Title of the Course – Introductory Biology
Instructor – Michael Gustin
Department – BioSciences
Course Number - BIOC 201
Intended Student Audience- Undergraduates
Course Description: Develop critical insight into basic biological mechanisms of biochemistry, cell biology, genetics, and development of animals and plants through exploration of initial observations, definition of problems and questions, construction and testing of hypotheses, and analysis of the results of experiments.
How can we create opportunities for learning through small group discussion and peer instruction in a large lecture class?
Gustin's BIOC 201 is a popular introductory course enrolling around 200 students each semester it is offered. The course is a requirement for BioSciences majors, a prerequisite for upper level courses in the BioSciences and other disciplines, and it also fulfills the University's distribution credit for science courses. Therefore, students enter the course with varying levels of preparation in the biological sciences and different motivations for mastering the material. Gustin says that in order to facilitate more meaningful learning experiences he knew he had to get students talking to each other and working together during class. However due to the survey nature of the course, the lectures cover a large amount of material and are fast paced leaving little time for students to work together in groups during lecture. In addition, the large course enrollment creates logistical challenges for managing group work and discussion during lectures.
To create structured opportunities for small group work Gustin decided to make it an integrated part of the course design. At the beginning of the semester each student is assigned to a team of 10-12 students that they will work with over the semester in breakout discussion sections. Eight class meetings over the semester (about 15% of classes) are dedicated to these breakout discussion sessions. Prior to each breakout session, Gustin assigns a few questions or provides a topic that one or two team members on each team must address. For example, for one session students are asked to create an analogy for one of the topics discussed in the previous lectures. These students prepare a response ahead of the discussion section, then give a presentation to their teammates and guide discussion during the breakout session. An undergraduate teaching assistant is there (with a rubric) to observe and make sure all students are participating. At the end of the discussion session another student on the team writes up a summary of the discussion and identifies any unanswered questions. Before the next lecture Gustin scans these write-ups for the ‘unanswered questions' and these become potential topics for extra credit on the next exam. He says that this motivates all students in the class to read and try to answer these 'unanswered questions,' which are posted on the course webpage. In addition, when appropriate, he brings the work completed in these small groups back into the large group lecture. For example, the lecture following the analogy assignment he presents all of the analogies to the whole class and they vote on what they believe are the best two analogies. In this way, Gustin encourages students to see the small group work and peer instruction as an integrated part of their overall learning in the class, as opposed to 'supplemental' or 'additional' coursework.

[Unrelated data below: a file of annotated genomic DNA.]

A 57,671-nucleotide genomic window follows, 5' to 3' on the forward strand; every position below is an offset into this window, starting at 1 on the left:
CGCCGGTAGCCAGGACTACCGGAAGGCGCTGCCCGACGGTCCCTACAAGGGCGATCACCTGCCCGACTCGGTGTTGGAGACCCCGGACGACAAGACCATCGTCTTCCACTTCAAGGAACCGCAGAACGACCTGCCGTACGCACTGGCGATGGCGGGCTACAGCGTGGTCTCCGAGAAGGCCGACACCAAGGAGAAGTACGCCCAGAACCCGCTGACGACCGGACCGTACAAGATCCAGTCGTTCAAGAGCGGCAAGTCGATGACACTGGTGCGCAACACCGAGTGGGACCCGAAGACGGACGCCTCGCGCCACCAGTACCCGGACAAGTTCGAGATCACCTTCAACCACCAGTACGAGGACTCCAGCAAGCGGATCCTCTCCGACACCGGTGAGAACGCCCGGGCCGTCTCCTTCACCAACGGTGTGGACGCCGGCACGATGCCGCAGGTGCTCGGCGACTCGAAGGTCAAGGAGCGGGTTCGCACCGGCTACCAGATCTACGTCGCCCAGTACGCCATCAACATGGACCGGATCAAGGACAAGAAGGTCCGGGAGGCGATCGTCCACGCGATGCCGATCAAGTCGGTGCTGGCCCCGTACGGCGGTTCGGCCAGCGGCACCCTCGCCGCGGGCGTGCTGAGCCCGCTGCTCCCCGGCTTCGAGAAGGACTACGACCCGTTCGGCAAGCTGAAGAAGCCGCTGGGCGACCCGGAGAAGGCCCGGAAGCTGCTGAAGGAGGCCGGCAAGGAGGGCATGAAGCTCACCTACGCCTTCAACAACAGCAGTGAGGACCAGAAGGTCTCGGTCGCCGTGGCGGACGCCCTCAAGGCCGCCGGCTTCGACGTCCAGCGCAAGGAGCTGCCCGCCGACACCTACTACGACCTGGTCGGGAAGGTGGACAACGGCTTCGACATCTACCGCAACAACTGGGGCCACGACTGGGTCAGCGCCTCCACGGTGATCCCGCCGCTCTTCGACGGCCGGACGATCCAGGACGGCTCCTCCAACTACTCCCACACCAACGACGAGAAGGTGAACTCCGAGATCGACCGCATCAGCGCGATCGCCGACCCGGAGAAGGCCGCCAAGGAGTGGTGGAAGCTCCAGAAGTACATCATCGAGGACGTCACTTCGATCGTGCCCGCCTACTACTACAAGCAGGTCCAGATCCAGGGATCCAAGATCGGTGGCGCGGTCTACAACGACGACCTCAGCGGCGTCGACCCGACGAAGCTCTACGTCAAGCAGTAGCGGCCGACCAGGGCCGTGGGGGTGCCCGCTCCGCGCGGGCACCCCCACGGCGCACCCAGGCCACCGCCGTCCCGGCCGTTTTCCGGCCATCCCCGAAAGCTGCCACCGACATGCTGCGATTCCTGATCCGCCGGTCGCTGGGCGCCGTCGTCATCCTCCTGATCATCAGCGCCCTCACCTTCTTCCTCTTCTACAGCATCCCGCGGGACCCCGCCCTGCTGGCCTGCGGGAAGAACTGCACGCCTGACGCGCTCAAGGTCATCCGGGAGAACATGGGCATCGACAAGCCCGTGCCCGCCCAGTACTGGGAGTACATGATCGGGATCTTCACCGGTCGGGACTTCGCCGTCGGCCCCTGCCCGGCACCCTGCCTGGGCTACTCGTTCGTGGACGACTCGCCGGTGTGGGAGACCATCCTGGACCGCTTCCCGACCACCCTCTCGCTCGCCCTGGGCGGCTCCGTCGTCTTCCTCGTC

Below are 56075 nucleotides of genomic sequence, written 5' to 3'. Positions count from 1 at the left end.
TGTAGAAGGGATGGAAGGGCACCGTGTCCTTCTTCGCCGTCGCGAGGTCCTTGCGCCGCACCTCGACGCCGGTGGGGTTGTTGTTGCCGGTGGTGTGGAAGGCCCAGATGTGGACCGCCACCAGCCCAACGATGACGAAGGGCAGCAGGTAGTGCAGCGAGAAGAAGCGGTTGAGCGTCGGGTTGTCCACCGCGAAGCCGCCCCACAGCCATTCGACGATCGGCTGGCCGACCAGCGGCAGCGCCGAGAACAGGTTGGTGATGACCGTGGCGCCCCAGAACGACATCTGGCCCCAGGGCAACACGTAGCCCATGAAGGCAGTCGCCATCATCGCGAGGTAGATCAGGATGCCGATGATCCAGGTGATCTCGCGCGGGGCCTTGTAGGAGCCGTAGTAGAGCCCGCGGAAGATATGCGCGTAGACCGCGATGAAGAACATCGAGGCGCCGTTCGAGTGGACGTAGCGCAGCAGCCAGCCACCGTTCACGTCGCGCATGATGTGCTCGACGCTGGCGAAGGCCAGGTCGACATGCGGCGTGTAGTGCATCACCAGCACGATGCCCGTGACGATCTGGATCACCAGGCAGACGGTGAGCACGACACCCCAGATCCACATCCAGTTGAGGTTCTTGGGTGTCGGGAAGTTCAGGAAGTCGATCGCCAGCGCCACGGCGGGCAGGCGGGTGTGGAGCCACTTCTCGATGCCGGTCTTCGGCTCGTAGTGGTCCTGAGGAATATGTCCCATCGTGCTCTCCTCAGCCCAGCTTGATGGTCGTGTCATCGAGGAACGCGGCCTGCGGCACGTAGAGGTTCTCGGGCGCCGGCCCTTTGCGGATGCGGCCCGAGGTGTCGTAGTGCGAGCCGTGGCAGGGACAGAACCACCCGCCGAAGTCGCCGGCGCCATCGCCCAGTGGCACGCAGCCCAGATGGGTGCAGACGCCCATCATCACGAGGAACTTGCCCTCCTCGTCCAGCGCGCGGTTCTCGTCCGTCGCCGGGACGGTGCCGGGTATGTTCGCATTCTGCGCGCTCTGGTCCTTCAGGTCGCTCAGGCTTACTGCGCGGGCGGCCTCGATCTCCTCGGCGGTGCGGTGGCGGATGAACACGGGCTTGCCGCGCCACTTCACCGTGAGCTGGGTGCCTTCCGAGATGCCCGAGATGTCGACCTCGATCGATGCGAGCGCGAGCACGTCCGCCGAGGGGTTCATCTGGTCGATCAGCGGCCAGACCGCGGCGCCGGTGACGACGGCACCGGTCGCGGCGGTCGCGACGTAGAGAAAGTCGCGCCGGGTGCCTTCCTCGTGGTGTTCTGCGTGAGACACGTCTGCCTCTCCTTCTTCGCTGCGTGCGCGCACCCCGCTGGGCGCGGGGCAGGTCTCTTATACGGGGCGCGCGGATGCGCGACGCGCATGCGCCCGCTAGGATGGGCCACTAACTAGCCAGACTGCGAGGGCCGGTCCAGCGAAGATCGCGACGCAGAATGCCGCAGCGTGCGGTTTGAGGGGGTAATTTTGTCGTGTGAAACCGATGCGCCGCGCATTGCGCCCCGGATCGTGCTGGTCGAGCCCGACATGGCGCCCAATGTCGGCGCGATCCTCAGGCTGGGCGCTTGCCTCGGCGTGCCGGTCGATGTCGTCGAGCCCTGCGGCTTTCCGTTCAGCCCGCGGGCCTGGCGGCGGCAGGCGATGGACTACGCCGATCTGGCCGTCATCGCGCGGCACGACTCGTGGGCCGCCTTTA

Gustin says that there have been a few challenges with implementing these small group breakout sessions that he has not yet found solutions for. To begin with, due to the large number of students enrolled in this course integrating small group work at this level requires a lot of administration on the part of the instructor. Using undergraduate teaching assistants helps with some of the administrative tasks, but Gustin says he continues to look for ways to streamline the administration of the group discussion sessions. Gustin has also found that student absences from the small group discussion sections are difficult to account for since the these class meetings are more heavily factored into students grades than lecture meetings. This is particularly challenging when it comes to student athletes who may miss classes when their sport is in season.
Mike Gustin is a Professor of Biochemistry and Cell Biology. He has earned multiple teaching awards over his 25 years at Rice University. In 2016 he received the George R. Brown Certificate of Highest Merit, thereby officially being retired from the competition for the Rice University Brown Teaching Awards. Professor Gustin's research is in the area of molecular genetics and biochemistry of signal transduction.